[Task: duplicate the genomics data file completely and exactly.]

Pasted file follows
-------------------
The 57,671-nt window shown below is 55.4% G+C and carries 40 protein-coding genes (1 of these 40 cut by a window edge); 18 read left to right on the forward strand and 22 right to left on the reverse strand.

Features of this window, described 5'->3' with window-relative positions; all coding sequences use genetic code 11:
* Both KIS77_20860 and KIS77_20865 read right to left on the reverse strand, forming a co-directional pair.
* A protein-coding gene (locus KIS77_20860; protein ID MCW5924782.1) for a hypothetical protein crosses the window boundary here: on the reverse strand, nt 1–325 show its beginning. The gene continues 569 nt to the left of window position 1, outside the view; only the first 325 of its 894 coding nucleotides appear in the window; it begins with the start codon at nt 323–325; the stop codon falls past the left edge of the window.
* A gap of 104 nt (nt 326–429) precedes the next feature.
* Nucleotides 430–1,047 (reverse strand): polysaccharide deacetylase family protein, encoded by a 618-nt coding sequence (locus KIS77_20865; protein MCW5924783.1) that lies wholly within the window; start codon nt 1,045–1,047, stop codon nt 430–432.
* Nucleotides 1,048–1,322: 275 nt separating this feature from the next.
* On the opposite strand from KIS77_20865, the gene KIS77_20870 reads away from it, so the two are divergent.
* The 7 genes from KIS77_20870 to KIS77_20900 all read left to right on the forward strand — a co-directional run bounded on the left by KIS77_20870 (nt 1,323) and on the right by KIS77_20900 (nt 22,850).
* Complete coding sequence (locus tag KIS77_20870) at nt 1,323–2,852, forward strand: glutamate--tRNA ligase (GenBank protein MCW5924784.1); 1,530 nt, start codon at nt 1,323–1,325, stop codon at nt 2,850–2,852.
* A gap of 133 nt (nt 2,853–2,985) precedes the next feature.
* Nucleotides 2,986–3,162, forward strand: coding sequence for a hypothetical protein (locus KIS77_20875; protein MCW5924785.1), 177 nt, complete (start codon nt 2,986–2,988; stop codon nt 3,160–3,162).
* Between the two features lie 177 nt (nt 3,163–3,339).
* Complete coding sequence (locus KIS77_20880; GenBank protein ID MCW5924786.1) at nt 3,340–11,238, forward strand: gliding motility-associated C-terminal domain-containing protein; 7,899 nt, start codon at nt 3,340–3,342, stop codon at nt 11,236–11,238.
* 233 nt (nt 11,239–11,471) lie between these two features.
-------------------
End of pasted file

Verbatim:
The 57,671-nt window shown below is 55.4% G+C and carries 40 protein-coding genes (1 of these 40 cut by a window edge); 18 read left to right on the forward strand and 22 right to left on the reverse strand.

Features of this window, described 5'->3' with window-relative positions; all coding sequences use genetic code 11:
* Both KIS77_20860 and KIS77_20865 read right to left on the reverse strand, forming a co-directional pair.
* A protein-coding gene (locus KIS77_20860; protein ID MCW5924782.1) for a hypothetical protein crosses the window boundary here: on the reverse strand, nt 1–325 show its beginning. The gene continues 569 nt to the left of window position 1, outside the view; only the first 325 of its 894 coding nucleotides appear in the window; it begins with the start codon at nt 323–325; the stop codon falls past the left edge of the window.
* A gap of 104 nt (nt 326–429) precedes the next feature.
* Nucleotides 430–1,047 (reverse strand): polysaccharide deacetylase family protein, encoded by a 618-nt coding sequence (locus KIS77_20865; protein MCW5924783.1) that lies wholly within the window; start codon nt 1,045–1,047, stop codon nt 430–432.
* Nucleotides 1,048–1,322: 275 nt separating this feature from the next.
* On the opposite strand from KIS77_20865, the gene KIS77_20870 reads away from it, so the two are divergent.
* The 7 genes from KIS77_20870 to KIS77_20900 all read left to right on the forward strand — a co-directional run bounded on the left by KIS77_20870 (nt 1,323) and on the right by KIS77_20900 (nt 22,850).
* Complete coding sequence (locus tag KIS77_20870) at nt 1,323–2,852, forward strand: glutamate--tRNA ligase (GenBank protein MCW5924784.1); 1,530 nt, start codon at nt 1,323–1,325, stop codon at nt 2,850–2,852.
* A gap of 133 nt (nt 2,853–2,985) precedes the next feature.
* Nucleotides 2,986–3,162, forward strand: coding sequence for a hypothetical protein (locus KIS77_20875; protein MCW5924785.1), 177 nt, complete (start codon nt 2,986–2,988; stop codon nt 3,160–3,162).
* Between the two features lie 177 nt (nt 3,163–3,339).
* Complete coding sequence (locus KIS77_20880; GenBank protein ID MCW5924786.1) at nt 3,340–11,238, forward strand: gliding motility-associated C-terminal domain-containing protein; 7,899 nt, start codon at nt 3,340–3,342, stop codon at nt 11,236–11,238.
* 233 nt (nt 11,239–11,471) lie between these two features.